A modern society, living in a city, relies more and more on the convenience of processed food. Living far from farms and having to commute to work leaves little time to cook at home and even less time to grow our own food.
Processing food saves time, is a convenient way to add nutrients to a diet and helps farmers to not only to diversify their product offering but also to utilise excess produce and extend shelflife and availability far beyond the growing season.
The processing of raw ingredients such as fruit and vegetables includes drying, freezing, juicing, fermenting and further processing into preserves, pickles and value-added products.
Similarly, raw materials like meat, milk and grains are further processed and preserved. This range of articles, however, will explain basic processing techniques of fruit and vegetables.
By Marinda Louw
Canning of fruit, vegetables and other foodstuffs such as fish and ready-meals involves the airtight sealing of food in containers and then exposing the canned product to a heat treatment....more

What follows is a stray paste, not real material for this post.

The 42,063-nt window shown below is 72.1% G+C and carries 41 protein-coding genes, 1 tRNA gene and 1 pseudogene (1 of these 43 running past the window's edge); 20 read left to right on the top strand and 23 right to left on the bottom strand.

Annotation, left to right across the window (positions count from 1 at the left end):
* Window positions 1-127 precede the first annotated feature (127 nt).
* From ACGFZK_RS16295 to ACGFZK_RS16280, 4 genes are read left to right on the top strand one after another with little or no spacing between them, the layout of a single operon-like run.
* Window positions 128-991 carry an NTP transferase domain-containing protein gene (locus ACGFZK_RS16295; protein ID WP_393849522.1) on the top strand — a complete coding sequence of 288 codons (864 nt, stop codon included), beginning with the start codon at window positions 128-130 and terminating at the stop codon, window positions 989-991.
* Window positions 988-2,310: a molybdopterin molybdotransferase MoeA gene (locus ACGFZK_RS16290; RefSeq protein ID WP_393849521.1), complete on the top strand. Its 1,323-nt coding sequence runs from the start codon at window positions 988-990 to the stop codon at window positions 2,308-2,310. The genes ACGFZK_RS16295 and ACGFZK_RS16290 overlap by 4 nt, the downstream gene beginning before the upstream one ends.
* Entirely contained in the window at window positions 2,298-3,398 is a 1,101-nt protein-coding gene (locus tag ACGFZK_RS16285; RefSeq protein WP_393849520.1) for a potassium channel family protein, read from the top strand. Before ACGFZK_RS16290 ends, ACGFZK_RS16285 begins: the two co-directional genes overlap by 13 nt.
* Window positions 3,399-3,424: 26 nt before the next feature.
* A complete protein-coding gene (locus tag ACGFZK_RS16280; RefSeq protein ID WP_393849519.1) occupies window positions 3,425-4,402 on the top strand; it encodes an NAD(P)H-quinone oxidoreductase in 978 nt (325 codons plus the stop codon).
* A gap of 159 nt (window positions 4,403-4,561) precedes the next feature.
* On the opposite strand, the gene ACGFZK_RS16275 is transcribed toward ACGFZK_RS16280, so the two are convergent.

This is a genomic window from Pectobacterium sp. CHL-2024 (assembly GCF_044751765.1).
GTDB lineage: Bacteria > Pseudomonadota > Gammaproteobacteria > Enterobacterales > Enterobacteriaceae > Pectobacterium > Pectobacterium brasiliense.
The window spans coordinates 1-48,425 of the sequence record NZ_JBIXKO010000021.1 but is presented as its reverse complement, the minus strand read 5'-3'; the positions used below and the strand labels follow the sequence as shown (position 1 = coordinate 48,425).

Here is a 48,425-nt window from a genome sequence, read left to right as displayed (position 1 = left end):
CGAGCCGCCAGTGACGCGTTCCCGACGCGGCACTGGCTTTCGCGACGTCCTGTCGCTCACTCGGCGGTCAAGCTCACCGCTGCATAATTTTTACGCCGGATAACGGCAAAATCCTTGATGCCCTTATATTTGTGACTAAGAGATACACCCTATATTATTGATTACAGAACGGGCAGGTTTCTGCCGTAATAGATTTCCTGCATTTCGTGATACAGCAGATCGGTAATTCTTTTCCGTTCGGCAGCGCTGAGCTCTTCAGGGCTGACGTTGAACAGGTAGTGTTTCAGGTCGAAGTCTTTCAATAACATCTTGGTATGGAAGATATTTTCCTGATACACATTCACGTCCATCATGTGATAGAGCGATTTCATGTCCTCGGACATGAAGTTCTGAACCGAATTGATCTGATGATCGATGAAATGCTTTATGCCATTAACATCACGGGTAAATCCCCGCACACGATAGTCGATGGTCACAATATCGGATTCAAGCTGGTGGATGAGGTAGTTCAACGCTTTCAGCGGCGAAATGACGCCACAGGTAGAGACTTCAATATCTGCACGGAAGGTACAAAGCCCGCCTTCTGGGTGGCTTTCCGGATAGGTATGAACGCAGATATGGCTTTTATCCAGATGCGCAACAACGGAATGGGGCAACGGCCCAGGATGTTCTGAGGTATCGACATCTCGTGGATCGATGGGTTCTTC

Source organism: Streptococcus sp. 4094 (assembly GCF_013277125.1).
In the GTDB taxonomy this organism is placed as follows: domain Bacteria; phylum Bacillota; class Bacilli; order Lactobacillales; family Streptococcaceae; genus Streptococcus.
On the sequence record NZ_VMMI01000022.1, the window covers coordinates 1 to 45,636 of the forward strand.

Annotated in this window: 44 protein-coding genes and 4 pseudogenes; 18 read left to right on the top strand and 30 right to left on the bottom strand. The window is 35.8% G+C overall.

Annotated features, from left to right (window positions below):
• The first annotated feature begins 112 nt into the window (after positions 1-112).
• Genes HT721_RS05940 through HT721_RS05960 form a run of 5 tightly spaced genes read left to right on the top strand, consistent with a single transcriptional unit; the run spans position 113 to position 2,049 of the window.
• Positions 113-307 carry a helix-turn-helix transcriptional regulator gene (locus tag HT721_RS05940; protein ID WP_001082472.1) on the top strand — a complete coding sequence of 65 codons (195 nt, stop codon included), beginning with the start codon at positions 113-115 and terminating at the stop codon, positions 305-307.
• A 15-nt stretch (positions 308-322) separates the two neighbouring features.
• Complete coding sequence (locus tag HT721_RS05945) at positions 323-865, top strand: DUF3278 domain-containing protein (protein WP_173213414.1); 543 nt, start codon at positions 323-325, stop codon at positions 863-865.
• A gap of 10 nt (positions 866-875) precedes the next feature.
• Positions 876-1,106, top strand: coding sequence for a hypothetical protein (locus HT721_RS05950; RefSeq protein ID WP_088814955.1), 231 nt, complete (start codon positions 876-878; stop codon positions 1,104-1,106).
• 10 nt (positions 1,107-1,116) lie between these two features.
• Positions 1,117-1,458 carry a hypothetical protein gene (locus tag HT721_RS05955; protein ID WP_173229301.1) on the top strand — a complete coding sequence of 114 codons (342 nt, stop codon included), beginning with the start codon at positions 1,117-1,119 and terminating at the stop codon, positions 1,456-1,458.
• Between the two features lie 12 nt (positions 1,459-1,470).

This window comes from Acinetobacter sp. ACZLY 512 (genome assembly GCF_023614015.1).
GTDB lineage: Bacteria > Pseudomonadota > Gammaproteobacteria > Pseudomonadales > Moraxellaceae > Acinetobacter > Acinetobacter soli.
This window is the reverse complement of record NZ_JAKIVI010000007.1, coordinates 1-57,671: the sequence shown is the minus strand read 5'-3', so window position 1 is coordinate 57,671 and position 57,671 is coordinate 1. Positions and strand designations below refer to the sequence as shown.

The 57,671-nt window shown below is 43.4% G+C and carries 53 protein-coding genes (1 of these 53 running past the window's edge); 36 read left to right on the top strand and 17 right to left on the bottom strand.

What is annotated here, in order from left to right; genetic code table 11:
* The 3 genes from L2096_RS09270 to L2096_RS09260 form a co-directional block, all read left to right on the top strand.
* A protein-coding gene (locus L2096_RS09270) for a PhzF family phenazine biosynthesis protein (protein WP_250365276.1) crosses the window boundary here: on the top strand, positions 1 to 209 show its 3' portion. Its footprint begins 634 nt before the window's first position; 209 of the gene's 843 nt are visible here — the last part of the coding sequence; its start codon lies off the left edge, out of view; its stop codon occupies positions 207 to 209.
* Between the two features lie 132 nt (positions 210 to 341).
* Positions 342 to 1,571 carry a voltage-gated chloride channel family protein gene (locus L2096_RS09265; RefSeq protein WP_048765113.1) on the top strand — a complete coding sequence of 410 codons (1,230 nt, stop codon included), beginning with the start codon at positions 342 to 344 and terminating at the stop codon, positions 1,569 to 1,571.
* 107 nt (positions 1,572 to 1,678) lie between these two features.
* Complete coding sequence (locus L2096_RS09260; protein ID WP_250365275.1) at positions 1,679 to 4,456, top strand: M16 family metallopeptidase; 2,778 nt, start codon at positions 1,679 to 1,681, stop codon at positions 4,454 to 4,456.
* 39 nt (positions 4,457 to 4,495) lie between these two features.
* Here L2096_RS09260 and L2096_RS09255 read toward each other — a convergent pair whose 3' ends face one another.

Drying removes the moisture, which encourages mould, yeast and bacterial growth, thus in effect enhances the shelflife of fruit....more
Fermentation is a process during which micro-organisms convert starches (carbohydrates) and sugars into by-products such as alcohol (wines) and acids such as lactic acid (cheese) and carbon dioxide (beer)....more
Freeze-drying is a highly technical way of food preservation. During this process, frozen foodstuffs are dehydrated under pressure to preserve its nutrition and flavour. Freeze-dried foods are easily rehydrated by adding water....more
Processing may take place on the farm, as is the case with most dried fruit, or in proximity to the farm, as is the case with canned fruit....more
As the world becomes more urban and people are living further away from where food is produced, there is a trend towards adding value to raw agricultural products. Juicing is a form of adding value and is an excellent way to extend the shelflife...more
Pasteurisation was invented by Louis Pasteur, a French scientist. He discovered that heating milk to a high temperature and then quickly cooling it before bottling or packaging could keep it fresh for longer....more
Pickles are foods soaked in salty or acidic solutions that help prevent spoilage. It also helps to preserve and change the taste and texture of the food....more
The smoking of foods is an ancient practice; one of the first methods of cooking and preserving foods like meat and fish. Modern applications of smoking as food processing include marinating the meat before smoking...more